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Severe Weather Data Inventory


The Severe Weather Data Inventory (SWDI) is an integrated database of severe weather records for the United States. The records in SWDI come from a variety of sources in the NCDC archive. SWDI provides the ability to search through all of these data to find records covering a particular time period and geographic region, and to download the results of your search in a variety of formats. The formats currently supported are Shapefile (for GIS), KMZ (for Google Earth), CSV (comma-separated), and XML.

Data Access

Map Search using location(s) of interest and allows for search of event type.

Bulk Download of the SWDI database is available as comma-separated text format (CSV) files for each dataset and are available for download from HTTP or FTP.

Web Services - automate queries or integrate into your own application.

Current Data Layers Descriptions

- Filtered Storm Cells (Max Reflectivity >= 45 dBZ) from NEXRAD (Level-III Storm Structure Product)
- All Storm Cells from NEXRAD (Level-III Storm Structure Product)
- Filtered Hail Signatures (Max Size > 0 and Probability = 100%) from NEXRAD (Level-III Hail Product)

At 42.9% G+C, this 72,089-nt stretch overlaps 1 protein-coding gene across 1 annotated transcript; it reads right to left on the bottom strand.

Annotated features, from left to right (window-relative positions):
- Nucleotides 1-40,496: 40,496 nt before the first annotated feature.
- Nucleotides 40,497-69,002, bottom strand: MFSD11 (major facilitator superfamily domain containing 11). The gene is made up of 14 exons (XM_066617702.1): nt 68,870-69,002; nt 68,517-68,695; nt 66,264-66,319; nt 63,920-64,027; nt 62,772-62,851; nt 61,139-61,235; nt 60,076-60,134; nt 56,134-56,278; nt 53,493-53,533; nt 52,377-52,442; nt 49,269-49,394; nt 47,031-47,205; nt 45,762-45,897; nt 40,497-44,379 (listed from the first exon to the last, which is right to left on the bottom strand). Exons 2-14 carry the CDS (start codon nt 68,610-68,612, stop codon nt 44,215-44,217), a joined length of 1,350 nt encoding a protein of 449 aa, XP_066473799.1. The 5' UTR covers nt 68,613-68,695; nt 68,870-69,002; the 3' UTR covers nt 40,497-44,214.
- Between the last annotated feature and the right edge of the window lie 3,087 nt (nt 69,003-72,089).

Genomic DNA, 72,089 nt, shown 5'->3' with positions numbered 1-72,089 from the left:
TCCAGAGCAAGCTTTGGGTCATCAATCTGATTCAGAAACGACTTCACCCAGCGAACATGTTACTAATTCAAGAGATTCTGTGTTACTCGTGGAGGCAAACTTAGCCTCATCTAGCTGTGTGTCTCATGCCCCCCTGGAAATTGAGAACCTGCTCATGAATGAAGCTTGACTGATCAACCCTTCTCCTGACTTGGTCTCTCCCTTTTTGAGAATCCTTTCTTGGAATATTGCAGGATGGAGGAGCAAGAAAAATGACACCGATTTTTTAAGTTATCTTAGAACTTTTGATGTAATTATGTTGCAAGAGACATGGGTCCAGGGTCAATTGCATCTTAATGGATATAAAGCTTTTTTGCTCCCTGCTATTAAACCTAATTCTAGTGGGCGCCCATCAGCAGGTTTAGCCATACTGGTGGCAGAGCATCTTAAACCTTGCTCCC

- All Hail Signatures from NEXRAD (Level-III Hail Product)
- Mesocyclone Signatures from NEXRAD (Level-III Meso Product)
- Digital Mesocyclone Detection Algorithm from NEXRAD (Level-III MDA Product)
- Tornado Signatures from NEXRAD (Level-III TVS Product)
- Preliminary Local Storm Reports from the NOAA National Weather Service
- Lightning Strikes from Vaisala NLDN


SWDI provides a uniform way to access data from a variety of sources, but it does not provide any additional quality control beyond the processing taking place during data archival. The data sources in SWDI will not provide complete severe weather coverage of a geographic region nor period, due to a number of factors (e.g., reports for a location or time period not provided to NOAA). The absence of SWDI data for a particular location and time is not an indication that no severe weather occurred at that time and location. Furthermore, much of the automatically derived data in SWDI is from radar data and represents probable conditions for an event, rather than a confirmed occurrence.